Like many dreams, the final death of “Pete’s Place” came on New Year’s Eve. Now Big Pete was trapped, and Pluto took the brunt of his rage.
Huey looks at Pluto, bloodied and beaten once more, and chokes back tears. “Someone needs to stop Big Pete.”
“No,” Dewey says. ” Someone needs to KILL Big Pete.”
“Kill him dead!” Louie says.
* * *
That night, the ducklings set their trap. They crawl through a grimey, bug-flecked window into the darkness of Big Pete’s shack.
The swords they’d taken from suits of armor in the palace. The bows and arrows from Robin Hood’s quarters.
Shoe polish makes the ducklings resemble victims of an oil spill. Quietly they merge with the midnight stink of the dilapidated hovel.
In the darkness, they wait. With thoughts of Pluto’s mangled snout, they hold vigil.
Shortly after 2 a.m. there is a jingling of keys, and the wooden door creaks as Big Pete, wreathed by smoke, enters.
Louie is the first to strike. His sword meets Big Pete in the right knee. Huey feels a piece of something, maybe bone, bounce of his cheek.
Big Pete screams, his lost cigar trailing sparks. He falls, a mountain collapsing, and his head ricochets on the hardwood floor.
Dewey aims down, releases his arrow. In the dim light it enters Big Pete’s shoulder. Pete howls. The carpet under the cigar begins to smoke.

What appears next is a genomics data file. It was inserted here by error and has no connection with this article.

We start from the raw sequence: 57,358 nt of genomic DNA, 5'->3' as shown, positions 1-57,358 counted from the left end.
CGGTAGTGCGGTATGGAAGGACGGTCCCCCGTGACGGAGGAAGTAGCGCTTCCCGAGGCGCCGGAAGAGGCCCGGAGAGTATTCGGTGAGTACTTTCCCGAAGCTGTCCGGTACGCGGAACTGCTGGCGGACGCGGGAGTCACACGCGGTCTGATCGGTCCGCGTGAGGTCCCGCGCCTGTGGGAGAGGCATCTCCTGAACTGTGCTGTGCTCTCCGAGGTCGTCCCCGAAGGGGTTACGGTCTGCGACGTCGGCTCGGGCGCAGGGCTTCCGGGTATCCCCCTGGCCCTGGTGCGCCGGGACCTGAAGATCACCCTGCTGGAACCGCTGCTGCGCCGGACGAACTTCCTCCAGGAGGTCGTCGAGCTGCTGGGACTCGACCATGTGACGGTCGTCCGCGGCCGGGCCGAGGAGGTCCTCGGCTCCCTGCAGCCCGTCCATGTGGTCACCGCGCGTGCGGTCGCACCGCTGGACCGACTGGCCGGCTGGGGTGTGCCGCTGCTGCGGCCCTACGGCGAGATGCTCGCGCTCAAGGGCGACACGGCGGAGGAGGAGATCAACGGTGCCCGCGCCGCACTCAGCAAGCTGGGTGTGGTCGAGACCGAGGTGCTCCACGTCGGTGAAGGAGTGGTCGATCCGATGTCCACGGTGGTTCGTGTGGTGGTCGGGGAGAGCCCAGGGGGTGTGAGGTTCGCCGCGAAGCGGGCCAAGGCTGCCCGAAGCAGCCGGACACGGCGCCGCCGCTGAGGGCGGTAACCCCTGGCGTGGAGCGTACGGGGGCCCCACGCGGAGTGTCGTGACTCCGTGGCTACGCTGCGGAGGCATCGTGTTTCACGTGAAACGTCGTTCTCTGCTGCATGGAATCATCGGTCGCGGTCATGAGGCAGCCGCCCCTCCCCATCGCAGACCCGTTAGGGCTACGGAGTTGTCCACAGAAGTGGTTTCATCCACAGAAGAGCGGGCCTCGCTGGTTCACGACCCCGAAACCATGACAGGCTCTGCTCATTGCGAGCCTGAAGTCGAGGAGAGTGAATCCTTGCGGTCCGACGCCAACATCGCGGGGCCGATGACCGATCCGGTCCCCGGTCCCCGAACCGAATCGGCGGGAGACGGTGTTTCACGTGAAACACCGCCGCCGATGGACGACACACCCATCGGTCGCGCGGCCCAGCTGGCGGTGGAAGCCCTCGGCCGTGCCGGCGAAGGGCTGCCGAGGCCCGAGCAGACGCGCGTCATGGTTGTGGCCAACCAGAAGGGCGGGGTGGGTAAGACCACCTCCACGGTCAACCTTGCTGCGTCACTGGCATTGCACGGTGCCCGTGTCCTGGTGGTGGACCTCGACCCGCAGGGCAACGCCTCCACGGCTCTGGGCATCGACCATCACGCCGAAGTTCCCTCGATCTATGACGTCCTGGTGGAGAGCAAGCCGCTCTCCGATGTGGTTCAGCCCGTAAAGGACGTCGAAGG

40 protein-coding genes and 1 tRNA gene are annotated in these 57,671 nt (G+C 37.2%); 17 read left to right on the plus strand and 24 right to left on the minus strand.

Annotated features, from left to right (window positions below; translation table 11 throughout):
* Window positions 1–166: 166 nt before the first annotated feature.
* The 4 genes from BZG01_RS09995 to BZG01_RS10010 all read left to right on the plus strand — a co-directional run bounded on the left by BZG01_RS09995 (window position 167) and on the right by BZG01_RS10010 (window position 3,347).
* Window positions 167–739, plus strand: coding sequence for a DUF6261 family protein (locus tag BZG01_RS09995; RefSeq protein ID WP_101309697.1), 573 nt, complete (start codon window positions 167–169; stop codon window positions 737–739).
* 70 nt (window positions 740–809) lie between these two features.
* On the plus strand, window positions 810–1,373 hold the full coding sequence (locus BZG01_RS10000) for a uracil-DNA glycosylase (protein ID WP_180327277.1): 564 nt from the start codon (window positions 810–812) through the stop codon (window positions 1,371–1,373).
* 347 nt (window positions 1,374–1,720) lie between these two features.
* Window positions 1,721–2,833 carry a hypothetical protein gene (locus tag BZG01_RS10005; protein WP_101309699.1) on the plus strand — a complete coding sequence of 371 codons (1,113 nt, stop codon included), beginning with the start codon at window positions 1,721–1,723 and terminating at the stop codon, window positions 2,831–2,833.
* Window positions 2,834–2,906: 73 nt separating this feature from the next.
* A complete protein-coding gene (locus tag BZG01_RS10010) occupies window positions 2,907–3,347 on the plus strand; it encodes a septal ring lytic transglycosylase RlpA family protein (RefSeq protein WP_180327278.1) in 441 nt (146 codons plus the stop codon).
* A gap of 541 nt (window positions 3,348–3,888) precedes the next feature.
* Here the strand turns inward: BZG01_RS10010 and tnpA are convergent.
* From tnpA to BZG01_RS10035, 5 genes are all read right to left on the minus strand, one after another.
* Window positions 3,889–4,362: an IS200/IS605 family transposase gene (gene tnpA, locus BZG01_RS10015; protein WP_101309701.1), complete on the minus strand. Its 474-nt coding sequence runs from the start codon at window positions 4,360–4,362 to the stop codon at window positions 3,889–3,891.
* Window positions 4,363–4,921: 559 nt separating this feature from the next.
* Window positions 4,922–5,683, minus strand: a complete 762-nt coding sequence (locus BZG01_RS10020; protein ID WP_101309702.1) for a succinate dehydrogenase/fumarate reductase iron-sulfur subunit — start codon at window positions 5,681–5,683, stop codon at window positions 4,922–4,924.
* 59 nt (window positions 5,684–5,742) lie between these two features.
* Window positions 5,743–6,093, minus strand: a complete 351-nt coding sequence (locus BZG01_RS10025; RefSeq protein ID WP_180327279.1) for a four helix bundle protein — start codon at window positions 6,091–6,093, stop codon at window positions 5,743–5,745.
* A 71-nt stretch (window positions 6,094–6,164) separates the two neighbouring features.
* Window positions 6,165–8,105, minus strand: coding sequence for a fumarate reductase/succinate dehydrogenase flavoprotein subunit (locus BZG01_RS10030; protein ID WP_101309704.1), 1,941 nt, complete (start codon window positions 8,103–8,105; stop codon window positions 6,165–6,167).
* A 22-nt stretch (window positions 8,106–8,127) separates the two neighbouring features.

“Who’s there?!” Big Pete demands, his first words, as he scrambles away. Huey walks after him, raises the sword…
…and brings it down on Big Pete’s left wrist. Pete’s severed hand falls away in a geyser of blood.
Time seems to slow as Huey hears Big Pete’s howl echoed by Pluto outside. The rug erupts in flame.
Dewey leaps down from a table and smashes a lamp over Big Pete’s head. He shakes Huey from a trance. “It’s on fire!” he says. “Let’s go!”
Huey follows his brothers out. Louie has Pluto on a leash. Huey gives the now-burning shanty one final look.
“Burn in hell, Big Pete,” he says. “Burn in hell.
* * *
The final droplets swirl into Goofy’s mouth. He drops the bottle from the high steeple. “Gorsh!” he says. “Such are the days of our lives!”
Slowly, from somewhere inside his drunk, Goofy focuses on a far orange glow below. “Big Pete…” he begins.
When Goofy arrives, the shack is a conflagration. “PETE!” he screams. Then he runs in, through booze-doubled vision and torrents of smoke.
In the furnace, Goofy sees the hulking, beached whale-like Big Pete. Bolstered by adrenaline and liquor, Goofy begins to drags the body.